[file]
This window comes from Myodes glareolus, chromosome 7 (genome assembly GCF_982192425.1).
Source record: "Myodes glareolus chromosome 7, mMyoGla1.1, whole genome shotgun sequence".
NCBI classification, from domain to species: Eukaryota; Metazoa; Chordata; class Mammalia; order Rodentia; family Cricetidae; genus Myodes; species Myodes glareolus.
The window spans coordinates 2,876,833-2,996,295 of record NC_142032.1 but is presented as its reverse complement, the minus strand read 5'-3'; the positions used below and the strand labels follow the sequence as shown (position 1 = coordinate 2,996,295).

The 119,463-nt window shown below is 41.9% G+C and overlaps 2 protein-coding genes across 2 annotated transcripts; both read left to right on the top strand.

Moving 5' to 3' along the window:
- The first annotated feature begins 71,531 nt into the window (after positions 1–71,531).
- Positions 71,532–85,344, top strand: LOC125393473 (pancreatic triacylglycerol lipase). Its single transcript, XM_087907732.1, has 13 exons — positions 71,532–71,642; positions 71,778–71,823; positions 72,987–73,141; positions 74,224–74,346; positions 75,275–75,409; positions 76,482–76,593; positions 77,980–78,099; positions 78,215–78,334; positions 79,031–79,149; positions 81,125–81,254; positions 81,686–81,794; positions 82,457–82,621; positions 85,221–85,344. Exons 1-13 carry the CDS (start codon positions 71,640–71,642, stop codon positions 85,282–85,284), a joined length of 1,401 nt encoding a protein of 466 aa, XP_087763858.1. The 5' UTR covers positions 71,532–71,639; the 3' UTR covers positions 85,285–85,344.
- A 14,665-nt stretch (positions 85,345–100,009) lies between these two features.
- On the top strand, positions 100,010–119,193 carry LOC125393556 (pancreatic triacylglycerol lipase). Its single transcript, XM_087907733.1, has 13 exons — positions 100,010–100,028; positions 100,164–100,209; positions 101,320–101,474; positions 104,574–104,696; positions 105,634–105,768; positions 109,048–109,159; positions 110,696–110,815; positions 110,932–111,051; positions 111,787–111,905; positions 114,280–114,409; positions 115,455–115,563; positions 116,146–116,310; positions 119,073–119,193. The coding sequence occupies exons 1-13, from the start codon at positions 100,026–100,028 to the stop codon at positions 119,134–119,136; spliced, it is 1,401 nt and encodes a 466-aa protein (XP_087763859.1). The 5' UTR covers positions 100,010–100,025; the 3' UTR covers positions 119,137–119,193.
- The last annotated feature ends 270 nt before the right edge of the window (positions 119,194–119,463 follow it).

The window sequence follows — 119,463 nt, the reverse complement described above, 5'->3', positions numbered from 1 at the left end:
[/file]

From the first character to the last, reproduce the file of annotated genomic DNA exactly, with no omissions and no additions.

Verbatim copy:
This window comes from Myodes glareolus, chromosome 7 (genome assembly GCF_982192425.1).
Source record: "Myodes glareolus chromosome 7, mMyoGla1.1, whole genome shotgun sequence".
NCBI classification, from domain to species: Eukaryota; Metazoa; Chordata; class Mammalia; order Rodentia; family Cricetidae; genus Myodes; species Myodes glareolus.
The window spans coordinates 2,876,833-2,996,295 of record NC_142032.1 but is presented as its reverse complement, the minus strand read 5'-3'; the positions used below and the strand labels follow the sequence as shown (position 1 = coordinate 2,996,295).

The 119,463-nt window shown below is 41.9% G+C and overlaps 2 protein-coding genes across 2 annotated transcripts; both read left to right on the top strand.

Moving 5' to 3' along the window:
- The first annotated feature begins 71,531 nt into the window (after positions 1–71,531).
- Positions 71,532–85,344, top strand: LOC125393473 (pancreatic triacylglycerol lipase). Its single transcript, XM_087907732.1, has 13 exons — positions 71,532–71,642; positions 71,778–71,823; positions 72,987–73,141; positions 74,224–74,346; positions 75,275–75,409; positions 76,482–76,593; positions 77,980–78,099; positions 78,215–78,334; positions 79,031–79,149; positions 81,125–81,254; positions 81,686–81,794; positions 82,457–82,621; positions 85,221–85,344. Exons 1-13 carry the CDS (start codon positions 71,640–71,642, stop codon positions 85,282–85,284), a joined length of 1,401 nt encoding a protein of 466 aa, XP_087763858.1. The 5' UTR covers positions 71,532–71,639; the 3' UTR covers positions 85,285–85,344.
- A 14,665-nt stretch (positions 85,345–100,009) lies between these two features.
- On the top strand, positions 100,010–119,193 carry LOC125393556 (pancreatic triacylglycerol lipase). Its single transcript, XM_087907733.1, has 13 exons — positions 100,010–100,028; positions 100,164–100,209; positions 101,320–101,474; positions 104,574–104,696; positions 105,634–105,768; positions 109,048–109,159; positions 110,696–110,815; positions 110,932–111,051; positions 111,787–111,905; positions 114,280–114,409; positions 115,455–115,563; positions 116,146–116,310; positions 119,073–119,193. The coding sequence occupies exons 1-13, from the start codon at positions 100,026–100,028 to the stop codon at positions 119,134–119,136; spliced, it is 1,401 nt and encodes a 466-aa protein (XP_087763859.1). The 5' UTR covers positions 100,010–100,025; the 3' UTR covers positions 119,137–119,193.
- The last annotated feature ends 270 nt before the right edge of the window (positions 119,194–119,463 follow it).

The window sequence follows — 119,463 nt, the reverse complement described above, 5'->3', positions numbered from 1 at the left end: